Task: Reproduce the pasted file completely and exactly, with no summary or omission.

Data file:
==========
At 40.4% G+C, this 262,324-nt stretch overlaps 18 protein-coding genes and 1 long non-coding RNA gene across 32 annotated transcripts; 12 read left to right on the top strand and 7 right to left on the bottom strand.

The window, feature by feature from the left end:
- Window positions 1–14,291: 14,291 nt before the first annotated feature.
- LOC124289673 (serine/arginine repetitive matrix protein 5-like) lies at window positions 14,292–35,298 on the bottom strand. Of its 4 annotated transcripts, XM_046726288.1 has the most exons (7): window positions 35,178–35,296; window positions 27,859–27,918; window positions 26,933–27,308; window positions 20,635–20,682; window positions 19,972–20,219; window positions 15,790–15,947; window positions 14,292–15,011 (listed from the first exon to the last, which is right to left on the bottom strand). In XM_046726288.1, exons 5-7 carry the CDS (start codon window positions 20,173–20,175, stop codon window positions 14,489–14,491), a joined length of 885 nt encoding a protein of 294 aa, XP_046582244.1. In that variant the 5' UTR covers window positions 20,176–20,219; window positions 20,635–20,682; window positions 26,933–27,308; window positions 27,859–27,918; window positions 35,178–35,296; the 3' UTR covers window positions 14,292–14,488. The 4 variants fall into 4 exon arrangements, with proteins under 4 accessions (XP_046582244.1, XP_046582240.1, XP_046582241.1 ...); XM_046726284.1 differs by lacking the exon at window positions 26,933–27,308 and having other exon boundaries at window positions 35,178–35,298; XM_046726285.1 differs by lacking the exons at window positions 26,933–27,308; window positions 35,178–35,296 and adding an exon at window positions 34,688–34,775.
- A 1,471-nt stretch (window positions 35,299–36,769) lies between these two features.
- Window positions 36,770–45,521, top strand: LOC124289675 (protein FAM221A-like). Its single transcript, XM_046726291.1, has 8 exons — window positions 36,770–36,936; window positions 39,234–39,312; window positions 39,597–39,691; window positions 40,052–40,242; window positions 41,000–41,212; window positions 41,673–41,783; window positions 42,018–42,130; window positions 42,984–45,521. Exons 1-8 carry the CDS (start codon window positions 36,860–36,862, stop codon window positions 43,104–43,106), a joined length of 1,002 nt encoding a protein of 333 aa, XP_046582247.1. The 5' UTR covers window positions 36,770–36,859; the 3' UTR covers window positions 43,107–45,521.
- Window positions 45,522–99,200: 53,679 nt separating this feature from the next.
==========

At 40.4% G+C, this 262,324-nt stretch overlaps 18 protein-coding genes and 1 long non-coding RNA gene across 32 annotated transcripts; 12 read left to right on the top strand and 7 right to left on the bottom strand.

The window, feature by feature from the left end:
- Window positions 1–14,291: 14,291 nt before the first annotated feature.
- LOC124289673 (serine/arginine repetitive matrix protein 5-like) lies at window positions 14,292–35,298 on the bottom strand. Of its 4 annotated transcripts, XM_046726288.1 has the most exons (7): window positions 35,178–35,296; window positions 27,859–27,918; window positions 26,933–27,308; window positions 20,635–20,682; window positions 19,972–20,219; window positions 15,790–15,947; window positions 14,292–15,011 (listed from the first exon to the last, which is right to left on the bottom strand). In XM_046726288.1, exons 5-7 carry the CDS (start codon window positions 20,173–20,175, stop codon window positions 14,489–14,491), a joined length of 885 nt encoding a protein of 294 aa, XP_046582244.1. In that variant the 5' UTR covers window positions 20,176–20,219; window positions 20,635–20,682; window positions 26,933–27,308; window positions 27,859–27,918; window positions 35,178–35,296; the 3' UTR covers window positions 14,292–14,488. The 4 variants fall into 4 exon arrangements, with proteins under 4 accessions (XP_046582244.1, XP_046582240.1, XP_046582241.1 ...); XM_046726284.1 differs by lacking the exon at window positions 26,933–27,308 and having other exon boundaries at window positions 35,178–35,298; XM_046726285.1 differs by lacking the exons at window positions 26,933–27,308; window positions 35,178–35,296 and adding an exon at window positions 34,688–34,775.
- A 1,471-nt stretch (window positions 35,299–36,769) lies between these two features.
- Window positions 36,770–45,521, top strand: LOC124289675 (protein FAM221A-like). Its single transcript, XM_046726291.1, has 8 exons — window positions 36,770–36,936; window positions 39,234–39,312; window positions 39,597–39,691; window positions 40,052–40,242; window positions 41,000–41,212; window positions 41,673–41,783; window positions 42,018–42,130; window positions 42,984–45,521. Exons 1-8 carry the CDS (start codon window positions 36,860–36,862, stop codon window positions 43,104–43,106), a joined length of 1,002 nt encoding a protein of 333 aa, XP_046582247.1. The 5' UTR covers window positions 36,770–36,859; the 3' UTR covers window positions 43,107–45,521.
- Window positions 45,522–99,200: 53,679 nt separating this feature from the next.